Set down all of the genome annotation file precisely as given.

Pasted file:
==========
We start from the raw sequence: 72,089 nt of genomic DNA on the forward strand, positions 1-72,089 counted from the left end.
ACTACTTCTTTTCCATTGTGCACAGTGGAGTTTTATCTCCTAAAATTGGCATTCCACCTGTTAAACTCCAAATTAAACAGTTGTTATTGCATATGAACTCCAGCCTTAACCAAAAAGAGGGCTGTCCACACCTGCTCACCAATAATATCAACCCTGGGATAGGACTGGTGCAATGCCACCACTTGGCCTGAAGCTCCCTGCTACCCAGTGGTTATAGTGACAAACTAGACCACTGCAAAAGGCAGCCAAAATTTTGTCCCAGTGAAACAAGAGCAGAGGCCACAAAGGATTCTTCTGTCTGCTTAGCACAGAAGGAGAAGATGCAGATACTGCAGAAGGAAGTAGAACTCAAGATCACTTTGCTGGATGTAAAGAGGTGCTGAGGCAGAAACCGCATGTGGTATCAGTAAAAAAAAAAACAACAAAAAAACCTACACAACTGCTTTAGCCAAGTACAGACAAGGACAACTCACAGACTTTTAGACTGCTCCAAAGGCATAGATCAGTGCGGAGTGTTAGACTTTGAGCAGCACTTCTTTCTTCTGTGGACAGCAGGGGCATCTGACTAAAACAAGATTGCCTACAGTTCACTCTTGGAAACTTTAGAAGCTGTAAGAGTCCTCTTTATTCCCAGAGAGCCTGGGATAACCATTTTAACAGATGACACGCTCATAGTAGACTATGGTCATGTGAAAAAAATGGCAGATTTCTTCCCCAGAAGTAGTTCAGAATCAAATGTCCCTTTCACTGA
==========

We start from the raw sequence: 72,089 nt of genomic DNA on the forward strand, positions 1-72,089 counted from the left end.
ACTACTTCTTTTCCATTGTGCACAGTGGAGTTTTATCTCCTAAAATTGGCATTCCACCTGTTAAACTCCAAATTAAACAGTTGTTATTGCATATGAACTCCAGCCTTAACCAAAAAGAGGGCTGTCCACACCTGCTCACCAATAATATCAACCCTGGGATAGGACTGGTGCAATGCCACCACTTGGCCTGAAGCTCCCTGCTACCCAGTGGTTATAGTGACAAACTAGACCACTGCAAAAGGCAGCCAAAATTTTGTCCCAGTGAAACAAGAGCAGAGGCCACAAAGGATTCTTCTGTCTGCTTAGCACAGAAGGAGAAGATGCAGATACTGCAGAAGGAAGTAGAACTCAAGATCACTTTGCTGGATGTAAAGAGGTGCTGAGGCAGAAACCGCATGTGGTATCAGTAAAAAAAAAAACAACAAAAAAACCTACACAACTGCTTTAGCCAAGTACAGACAAGGACAACTCACAGACTTTTAGACTGCTCCAAAGGCATAGATCAGTGCGGAGTGTTAGACTTTGAGCAGCACTTCTTTCTTCTGTGGACAGCAGGGGCATCTGACTAAAACAAGATTGCCTACAGTTCACTCTTGGAAACTTTAGAAGCTGTAAGAGTCCTCTTTATTCCCAGAGAGCCTGGGATAACCATTTTAACAGATGACACGCTCATAGTAGACTATGGTCATGTGAAAAAAATGGCAGATTTCTTCCCCAGAAGTAGTTCAGAATCAAATGTCCCTTTCACTGA